Rome — European commentators known as strong supporters of Pope Francis have responded to his apostolic exhortation on last year's Synod of Bishops for the Amazon with a range of confusion, disappointment, and outright anger.
Taking to various outlets Feb. 13, the day after the release of Querida Amazonia ("Beloved Amazon"), most highlighted Francis' decision not to respond to the synod's requests for the priestly ordination of married men or for more ministerial opportunities for women.
Following are excerpts from some of the articles, translated by NCR.
Spanish Jesuit Fr. Jose Maria Castillo, a noted liberation theologian, commenting on the Religion Digital website:
Pope Francis took the decision he had to take. The decision that would cause the least damage to the church in this moment. …
The decision is to keep the church united, avoiding the possible (and probable) threat of schism. A divided church is the most dangerous threat for a church in which fundamentalist clericalism continues to have too much strength. …
It is better to wait. Even if it might seem to be cowardice. It seems in this moment to be the lesser of the evils.
Marco Politi, former long-time Vatican correspondent for the Italian newspaper La Repubblica, writing in Il Fatto Quotidiano:
Just at the moment of making a decision, Pope Francis pushed the brakes brusquely, knowing that the opposition was spread out and strong, even more so by the fact that it was underground.
It is a defeat for the reforming impulse of the papacy. The opposition, commanded by Cardinal [Gerhard] Mueller … sings victory. …
The difficulty in which [the pope] has placed himself is exacerbated by the fact that Bergoglio is now in open contradiction with himself. It was he who openly encouraged the discussion on the theme of viri probati. …
It was he who wanted the topic to be discussed at the synod, he who chose as relator general Cardinal Claudio Hummes, openly favorable to this solution, and he who authorized the preparatory document, the Instrumentum Laboris, which contained a passage explicitly dedicated to the theme. …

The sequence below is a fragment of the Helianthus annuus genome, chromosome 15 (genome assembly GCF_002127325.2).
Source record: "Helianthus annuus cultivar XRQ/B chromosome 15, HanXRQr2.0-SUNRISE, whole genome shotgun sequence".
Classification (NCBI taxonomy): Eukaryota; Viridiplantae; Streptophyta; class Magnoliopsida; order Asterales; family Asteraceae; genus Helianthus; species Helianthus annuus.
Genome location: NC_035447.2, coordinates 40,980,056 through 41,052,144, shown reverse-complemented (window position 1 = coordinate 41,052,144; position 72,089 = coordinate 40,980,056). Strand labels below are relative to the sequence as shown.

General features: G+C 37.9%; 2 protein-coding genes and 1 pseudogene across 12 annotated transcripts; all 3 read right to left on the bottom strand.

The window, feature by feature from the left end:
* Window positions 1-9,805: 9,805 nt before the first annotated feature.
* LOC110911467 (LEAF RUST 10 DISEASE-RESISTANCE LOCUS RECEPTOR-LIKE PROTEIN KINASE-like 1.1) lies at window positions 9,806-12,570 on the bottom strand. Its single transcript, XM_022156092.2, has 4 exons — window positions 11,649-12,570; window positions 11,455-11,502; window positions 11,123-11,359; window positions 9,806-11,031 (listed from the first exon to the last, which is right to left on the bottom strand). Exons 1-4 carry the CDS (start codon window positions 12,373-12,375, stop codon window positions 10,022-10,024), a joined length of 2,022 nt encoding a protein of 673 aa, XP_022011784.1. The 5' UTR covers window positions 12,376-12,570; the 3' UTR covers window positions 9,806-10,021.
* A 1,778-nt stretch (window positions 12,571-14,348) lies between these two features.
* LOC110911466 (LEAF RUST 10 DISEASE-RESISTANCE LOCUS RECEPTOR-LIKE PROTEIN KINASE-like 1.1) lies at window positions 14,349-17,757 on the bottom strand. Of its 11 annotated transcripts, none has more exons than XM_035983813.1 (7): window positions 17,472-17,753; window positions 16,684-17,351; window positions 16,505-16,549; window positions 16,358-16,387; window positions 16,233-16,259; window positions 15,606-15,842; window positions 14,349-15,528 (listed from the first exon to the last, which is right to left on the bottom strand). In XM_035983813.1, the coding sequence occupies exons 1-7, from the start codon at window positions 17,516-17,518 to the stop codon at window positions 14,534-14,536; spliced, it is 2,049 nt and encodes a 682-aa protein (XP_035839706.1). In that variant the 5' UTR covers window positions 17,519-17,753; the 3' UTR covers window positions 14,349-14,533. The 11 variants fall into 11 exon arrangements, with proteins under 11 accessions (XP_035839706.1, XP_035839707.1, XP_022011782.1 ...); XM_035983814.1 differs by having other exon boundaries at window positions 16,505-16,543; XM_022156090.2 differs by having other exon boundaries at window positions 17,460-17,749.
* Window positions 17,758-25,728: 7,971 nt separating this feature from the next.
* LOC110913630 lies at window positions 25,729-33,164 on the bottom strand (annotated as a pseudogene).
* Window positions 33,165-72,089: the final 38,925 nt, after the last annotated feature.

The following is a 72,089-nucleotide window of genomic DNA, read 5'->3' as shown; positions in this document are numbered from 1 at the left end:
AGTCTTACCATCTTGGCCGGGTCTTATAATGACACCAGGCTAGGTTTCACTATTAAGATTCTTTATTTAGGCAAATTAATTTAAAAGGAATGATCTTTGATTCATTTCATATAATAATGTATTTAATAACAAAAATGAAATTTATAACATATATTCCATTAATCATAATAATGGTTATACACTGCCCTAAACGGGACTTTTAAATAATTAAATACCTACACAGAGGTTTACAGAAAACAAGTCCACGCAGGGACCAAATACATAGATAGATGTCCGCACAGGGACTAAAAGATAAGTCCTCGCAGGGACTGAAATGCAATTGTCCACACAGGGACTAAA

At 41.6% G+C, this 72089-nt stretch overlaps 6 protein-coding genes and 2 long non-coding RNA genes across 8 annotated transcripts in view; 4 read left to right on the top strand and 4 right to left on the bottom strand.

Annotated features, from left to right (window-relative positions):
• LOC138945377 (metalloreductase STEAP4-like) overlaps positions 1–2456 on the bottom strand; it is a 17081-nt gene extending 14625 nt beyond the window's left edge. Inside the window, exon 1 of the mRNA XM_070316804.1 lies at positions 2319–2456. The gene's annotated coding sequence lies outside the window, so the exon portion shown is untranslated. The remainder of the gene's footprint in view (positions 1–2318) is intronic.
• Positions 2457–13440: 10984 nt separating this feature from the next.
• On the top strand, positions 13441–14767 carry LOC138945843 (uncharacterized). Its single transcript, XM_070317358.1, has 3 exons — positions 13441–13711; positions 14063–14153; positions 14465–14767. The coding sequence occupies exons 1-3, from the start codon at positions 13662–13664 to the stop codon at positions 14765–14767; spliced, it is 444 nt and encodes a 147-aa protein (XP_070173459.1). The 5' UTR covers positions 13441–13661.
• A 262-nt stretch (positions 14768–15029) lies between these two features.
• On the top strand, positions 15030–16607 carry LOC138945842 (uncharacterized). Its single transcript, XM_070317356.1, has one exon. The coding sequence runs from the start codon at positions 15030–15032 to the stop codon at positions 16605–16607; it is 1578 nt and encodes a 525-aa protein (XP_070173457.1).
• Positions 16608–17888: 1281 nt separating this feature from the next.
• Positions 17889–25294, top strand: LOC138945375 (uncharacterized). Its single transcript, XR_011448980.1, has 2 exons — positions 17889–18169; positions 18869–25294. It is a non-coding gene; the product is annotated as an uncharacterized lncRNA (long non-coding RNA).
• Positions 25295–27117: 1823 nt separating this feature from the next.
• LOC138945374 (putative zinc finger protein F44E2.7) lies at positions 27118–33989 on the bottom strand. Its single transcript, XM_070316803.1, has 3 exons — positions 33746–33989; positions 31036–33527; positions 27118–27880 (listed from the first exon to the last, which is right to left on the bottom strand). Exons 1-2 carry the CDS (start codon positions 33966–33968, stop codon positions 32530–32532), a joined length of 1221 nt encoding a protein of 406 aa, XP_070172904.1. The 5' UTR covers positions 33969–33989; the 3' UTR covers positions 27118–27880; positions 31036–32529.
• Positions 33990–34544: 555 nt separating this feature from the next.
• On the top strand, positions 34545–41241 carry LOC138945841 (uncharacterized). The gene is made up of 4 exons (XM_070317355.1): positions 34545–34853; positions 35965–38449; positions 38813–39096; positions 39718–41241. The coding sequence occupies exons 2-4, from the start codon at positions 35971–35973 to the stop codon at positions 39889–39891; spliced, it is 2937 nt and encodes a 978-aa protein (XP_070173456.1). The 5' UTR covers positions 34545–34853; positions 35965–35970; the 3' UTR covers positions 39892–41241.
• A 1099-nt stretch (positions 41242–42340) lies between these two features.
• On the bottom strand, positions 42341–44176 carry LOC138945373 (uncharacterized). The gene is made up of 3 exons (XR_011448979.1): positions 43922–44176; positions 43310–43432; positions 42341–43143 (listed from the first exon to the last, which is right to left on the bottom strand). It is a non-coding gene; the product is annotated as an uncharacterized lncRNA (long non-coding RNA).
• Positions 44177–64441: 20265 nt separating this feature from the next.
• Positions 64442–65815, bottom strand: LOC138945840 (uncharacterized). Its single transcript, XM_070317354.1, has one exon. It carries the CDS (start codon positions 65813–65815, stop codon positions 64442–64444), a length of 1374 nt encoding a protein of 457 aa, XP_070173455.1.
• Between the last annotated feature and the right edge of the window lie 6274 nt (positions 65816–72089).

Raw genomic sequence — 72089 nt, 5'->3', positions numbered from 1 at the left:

Above all else, Francis finds himself in contradiction with a principle he has fought for from the beginning of the papacy: the principle of synodality, under which the bishops are called to participate with the pope in the governance of the church. …
And now that a synod like that of the Amazon takes a decision by a regular two-thirds majority, he skips the issue and does not mention it in any way. …
Pope Francis finds himself today more alone, having caused disappointment in a considerable number of his supporters. The post-synodal document Querida Amazonia is very beautiful and stimulating in the parts that concern the injustices against indigenous peoples, the importance of protecting nature … . And yet the blow of the failed development on married priests remains strong.
Because the problem of parishes without priests is dramatic everywhere. A pastor, charged with caring for five, six, or 10 parishes … is no longer the leader of a community, but risks becoming a functionary that runs from one place to the other.
Nonetheless, the document of the synod, approved by the bishops, remains on the table. It represents a request of the Amazon's church hierarchy. It cannot be canceled out. Francis, they said in Buenos Aires, "has the head of a politician."